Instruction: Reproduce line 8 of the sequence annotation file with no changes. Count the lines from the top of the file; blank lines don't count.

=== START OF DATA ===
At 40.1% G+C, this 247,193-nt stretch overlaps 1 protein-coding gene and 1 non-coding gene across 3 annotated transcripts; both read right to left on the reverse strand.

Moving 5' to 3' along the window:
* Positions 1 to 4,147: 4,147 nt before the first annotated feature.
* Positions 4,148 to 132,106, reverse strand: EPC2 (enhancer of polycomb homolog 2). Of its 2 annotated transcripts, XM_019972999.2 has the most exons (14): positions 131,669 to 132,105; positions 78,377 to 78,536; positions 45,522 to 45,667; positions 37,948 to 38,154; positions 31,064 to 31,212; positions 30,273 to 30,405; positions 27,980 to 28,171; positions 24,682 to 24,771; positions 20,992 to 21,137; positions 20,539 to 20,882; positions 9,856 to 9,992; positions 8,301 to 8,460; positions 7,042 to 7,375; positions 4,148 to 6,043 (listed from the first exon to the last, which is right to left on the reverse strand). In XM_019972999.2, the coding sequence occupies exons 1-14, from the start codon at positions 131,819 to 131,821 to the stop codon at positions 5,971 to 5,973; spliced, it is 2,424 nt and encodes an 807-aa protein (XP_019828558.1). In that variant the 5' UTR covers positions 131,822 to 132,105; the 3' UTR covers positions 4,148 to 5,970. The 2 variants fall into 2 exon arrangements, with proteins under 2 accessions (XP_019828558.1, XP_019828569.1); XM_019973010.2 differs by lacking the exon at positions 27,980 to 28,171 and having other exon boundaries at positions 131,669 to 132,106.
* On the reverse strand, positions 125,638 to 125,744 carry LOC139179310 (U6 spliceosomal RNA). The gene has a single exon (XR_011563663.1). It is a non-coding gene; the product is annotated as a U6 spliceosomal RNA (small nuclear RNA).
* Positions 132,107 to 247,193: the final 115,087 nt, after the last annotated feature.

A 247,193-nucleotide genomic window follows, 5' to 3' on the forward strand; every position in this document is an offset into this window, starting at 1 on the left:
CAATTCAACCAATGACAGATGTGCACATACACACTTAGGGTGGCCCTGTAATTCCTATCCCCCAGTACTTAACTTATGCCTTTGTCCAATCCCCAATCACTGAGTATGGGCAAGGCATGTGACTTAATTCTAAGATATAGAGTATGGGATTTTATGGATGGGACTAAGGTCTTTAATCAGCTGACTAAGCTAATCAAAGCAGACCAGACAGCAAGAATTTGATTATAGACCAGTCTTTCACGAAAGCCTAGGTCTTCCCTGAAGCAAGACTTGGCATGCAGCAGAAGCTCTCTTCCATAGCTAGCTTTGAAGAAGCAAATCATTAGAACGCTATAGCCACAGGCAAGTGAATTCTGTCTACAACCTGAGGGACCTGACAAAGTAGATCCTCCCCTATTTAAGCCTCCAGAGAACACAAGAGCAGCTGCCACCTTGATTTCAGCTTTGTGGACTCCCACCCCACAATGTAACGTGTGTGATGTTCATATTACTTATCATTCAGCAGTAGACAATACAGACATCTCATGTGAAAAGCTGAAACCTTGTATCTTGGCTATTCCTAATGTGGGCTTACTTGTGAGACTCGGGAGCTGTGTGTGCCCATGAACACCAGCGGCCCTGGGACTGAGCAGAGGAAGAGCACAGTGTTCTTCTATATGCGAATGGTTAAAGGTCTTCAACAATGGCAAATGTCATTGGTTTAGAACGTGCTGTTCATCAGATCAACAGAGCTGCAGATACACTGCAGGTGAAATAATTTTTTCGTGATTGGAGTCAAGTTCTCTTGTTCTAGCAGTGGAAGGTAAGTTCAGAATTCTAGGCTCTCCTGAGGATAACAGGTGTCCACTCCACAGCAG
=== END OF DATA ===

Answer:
CAATTCAACCAATGACAGATGTGCACATACACACTTAGGGTGGCCCTGTAATTCCTATCCCCCAGTACTTAACTTATGCCTTTGTCCAATCCCCAATCACTGAGTATGGGCAAGGCATGTGACTTAATTCTAAGATATAGAGTATGGGATTTTATGGATGGGACTAAGGTCTTTAATCAGCTGACTAAGCTAATCAAAGCAGACCAGACAGCAAGAATTTGATTATAGACCAGTCTTTCACGAAAGCCTAGGTCTTCCCTGAAGCAAGACTTGGCATGCAGCAGAAGCTCTCTTCCATAGCTAGCTTTGAAGAAGCAAATCATTAGAACGCTATAGCCACAGGCAAGTGAATTCTGTCTACAACCTGAGGGACCTGACAAAGTAGATCCTCCCCTATTTAAGCCTCCAGAGAACACAAGAGCAGCTGCCACCTTGATTTCAGCTTTGTGGACTCCCACCCCACAATGTAACGTGTGTGATGTTCATATTACTTATCATTCAGCAGTAGACAATACAGACATCTCATGTGAAAAGCTGAAACCTTGTATCTTGGCTATTCCTAATGTGGGCTTACTTGTGAGACTCGGGAGCTGTGTGTGCCCATGAACACCAGCGGCCCTGGGACTGAGCAGAGGAAGAGCACAGTGTTCTTCTATATGCGAATGGTTAAAGGTCTTCAACAATGGCAAATGTCATTGGTTTAGAACGTGCTGTTCATCAGATCAACAGAGCTGCAGATACACTGCAGGTGAAATAATTTTTTCGTGATTGGAGTCAAGTTCTCTTGTTCTAGCAGTGGAAGGTAAGTTCAGAATTCTAGGCTCTCCTGAGGATAACAGGTGTCCACTCCACAGCAG